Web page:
Sean Rainbird, Director of the National Gallery of Ireland, said, “In these extraordinary times, we hope to bring joy to those staying at home with art. Today we open the Zurich Portrait Prize and Zurich Young Portrait Prize, offering artists of all ages an opportunity to connect with their own creativity and with the Gallery. It’s wonderful to have the support of Zurich for the coming years: we are confident that culture will remain central to people’s lives, even in challenging times.”

    The Gallery is closed until April 19, but is finding ways for people to engage with their national collection during this time. Follow the Gallery’s TwitterInstagram and Facebook pages as it moves online including with creative activities for children and families to try at home. A ‘Picture of the Day’ is being shared, as well as weekly sessions on Mindfulness and Art. The Gallery can be explored from home, with a series of Virtual Tours – including the iconic Grand Gallery and Shaw Room.


    Friday, February 28th, 2020

    Murillo: The Prodigal Son Restored which opens at the National Gallery of Ireland on February 29, follows a long conservation project. It is 30 years since Murillo’s series of paintings based on the parable of the Prodigal Son has been on display here.

    The Prodigal Son cycle by Bartolomé Esteban Murillo explores sin, repentance and forgiveness across six paintings, staged in seventeenth-century Seville. It is the only intact narrative cycle by Murillo in the world. Donated by the Beit family in 1987, the works have been conserved at the Gallery’s Paintings Conservation Studio in a project led by Muirne Lydon, who remarked: “The conclusions of technical research performed on the paintings during conservation will be highlighted in the exhibition, revealing how the series was created – from canvas to ground layers and pigments – and the transformations that they have gone through over time. This new research adds to the growing body of knowledge of Murillo’s painting technique and materials. By situating the paintings both culturally and technically, the exhibition hopes to demonstrate that it is crucial to understand these masterpieces beyond their surface, thereby allowing our visitors to fully appreciate this exceptionally rich series.”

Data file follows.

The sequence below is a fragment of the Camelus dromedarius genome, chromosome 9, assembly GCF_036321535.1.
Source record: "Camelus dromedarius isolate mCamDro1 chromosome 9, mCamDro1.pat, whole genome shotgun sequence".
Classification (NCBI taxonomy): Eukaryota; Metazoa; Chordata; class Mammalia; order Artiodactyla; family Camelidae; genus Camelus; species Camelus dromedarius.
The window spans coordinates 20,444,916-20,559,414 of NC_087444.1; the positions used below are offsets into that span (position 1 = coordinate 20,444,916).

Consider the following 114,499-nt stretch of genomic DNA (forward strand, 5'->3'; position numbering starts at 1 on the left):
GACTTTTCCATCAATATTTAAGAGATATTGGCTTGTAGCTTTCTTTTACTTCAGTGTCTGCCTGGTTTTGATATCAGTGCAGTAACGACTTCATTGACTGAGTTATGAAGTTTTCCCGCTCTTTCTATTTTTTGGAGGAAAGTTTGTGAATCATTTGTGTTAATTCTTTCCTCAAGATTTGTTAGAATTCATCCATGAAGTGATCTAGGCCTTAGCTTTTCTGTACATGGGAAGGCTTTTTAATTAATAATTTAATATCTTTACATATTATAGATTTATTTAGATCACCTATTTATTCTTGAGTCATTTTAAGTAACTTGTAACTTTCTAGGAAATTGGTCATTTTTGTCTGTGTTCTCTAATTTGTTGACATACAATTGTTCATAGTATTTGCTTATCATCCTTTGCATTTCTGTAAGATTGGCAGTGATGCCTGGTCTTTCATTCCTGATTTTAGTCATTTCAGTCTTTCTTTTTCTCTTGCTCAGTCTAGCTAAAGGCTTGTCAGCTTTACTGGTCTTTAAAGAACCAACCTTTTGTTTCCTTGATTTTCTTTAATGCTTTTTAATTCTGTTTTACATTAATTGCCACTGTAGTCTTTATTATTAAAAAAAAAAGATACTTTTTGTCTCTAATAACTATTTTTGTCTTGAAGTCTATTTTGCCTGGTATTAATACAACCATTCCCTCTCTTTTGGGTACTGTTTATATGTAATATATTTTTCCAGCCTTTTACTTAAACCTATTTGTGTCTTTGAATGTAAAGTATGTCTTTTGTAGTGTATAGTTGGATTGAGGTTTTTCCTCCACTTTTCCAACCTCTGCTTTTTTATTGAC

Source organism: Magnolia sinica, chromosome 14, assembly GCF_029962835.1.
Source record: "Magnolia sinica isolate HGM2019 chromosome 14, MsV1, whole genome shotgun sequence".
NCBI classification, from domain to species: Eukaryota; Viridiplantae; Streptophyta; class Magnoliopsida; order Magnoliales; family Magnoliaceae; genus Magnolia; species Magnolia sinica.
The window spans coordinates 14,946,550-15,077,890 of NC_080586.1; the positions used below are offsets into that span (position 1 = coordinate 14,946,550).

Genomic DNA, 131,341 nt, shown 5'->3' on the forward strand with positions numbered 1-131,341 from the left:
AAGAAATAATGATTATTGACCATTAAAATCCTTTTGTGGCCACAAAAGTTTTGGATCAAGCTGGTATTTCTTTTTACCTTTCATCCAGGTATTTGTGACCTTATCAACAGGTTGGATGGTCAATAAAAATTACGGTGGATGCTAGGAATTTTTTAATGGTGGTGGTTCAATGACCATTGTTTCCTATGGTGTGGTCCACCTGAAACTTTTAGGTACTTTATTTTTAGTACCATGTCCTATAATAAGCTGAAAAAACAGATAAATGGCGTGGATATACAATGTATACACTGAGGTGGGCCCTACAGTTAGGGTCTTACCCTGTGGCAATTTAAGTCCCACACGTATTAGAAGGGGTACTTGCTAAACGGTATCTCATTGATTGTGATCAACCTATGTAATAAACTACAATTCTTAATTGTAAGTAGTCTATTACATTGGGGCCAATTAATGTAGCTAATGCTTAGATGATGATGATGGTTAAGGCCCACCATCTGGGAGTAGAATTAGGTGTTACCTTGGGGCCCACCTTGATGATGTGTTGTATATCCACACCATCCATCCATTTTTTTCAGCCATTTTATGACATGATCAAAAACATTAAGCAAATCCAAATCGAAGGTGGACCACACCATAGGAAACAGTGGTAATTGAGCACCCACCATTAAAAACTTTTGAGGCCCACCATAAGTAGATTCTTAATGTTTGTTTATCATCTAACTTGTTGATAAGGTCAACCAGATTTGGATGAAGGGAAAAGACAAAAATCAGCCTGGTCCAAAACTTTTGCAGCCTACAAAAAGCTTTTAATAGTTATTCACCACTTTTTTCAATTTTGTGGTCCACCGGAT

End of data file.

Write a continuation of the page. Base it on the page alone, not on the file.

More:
Sean Rainbird, Gallery Director said: Murillo’s Prodigal Son cycle is one of the treasures of the collection of the National Gallery of Ireland. We are delighted that this exceptional group of paintings, now gloriously conserved for future generations, will be on view at the Gallery this Spring.” The exhibition continues until August 30.

    Bartolomé Esteban Murillo (1617-1682)
    The Departure of the Prodigal Son, 1660s Photo © National Gallery of Ireland


    Wednesday, January 1st, 2020

    The annual exhibition of Turner watercolours opens today at the National Gallery of Ireland in Dublin. This year, watercolours by J.M.W. Turner (1775-1851) will be complemented by the works of a broad range of over 20 artists that were inspired by him. All works in this year’s display, by artists such as William Leech, Evie Hone, Paul Cézanne and John Singer Sargent, are from the Gallery’s collection, with many watercolours having not been seen in years. Some recent acquisitions by the artists Basil Blackshaw and Kyffin Williams will also be included. In 1900, the Gallery received a bequest of 31 watercolours and drawings by Turner from the English collector Henry Vaughan. Vaughan stipulated that the watercolours be exhibited every year, free of charge, for the month of January, when the light is at its weakest. Since 1901, the Gallery has displayed the watercolours for just one month every year, ensuring that the collection remains in pristine condition. Turner: The Visionary is on display until January 31.

    Below Arvier, looking down the Val d’Aosta towards Mont Emilius, 1836, Artist: Joseph Mallord William Turner, 1775-1851, Watercolour on paper.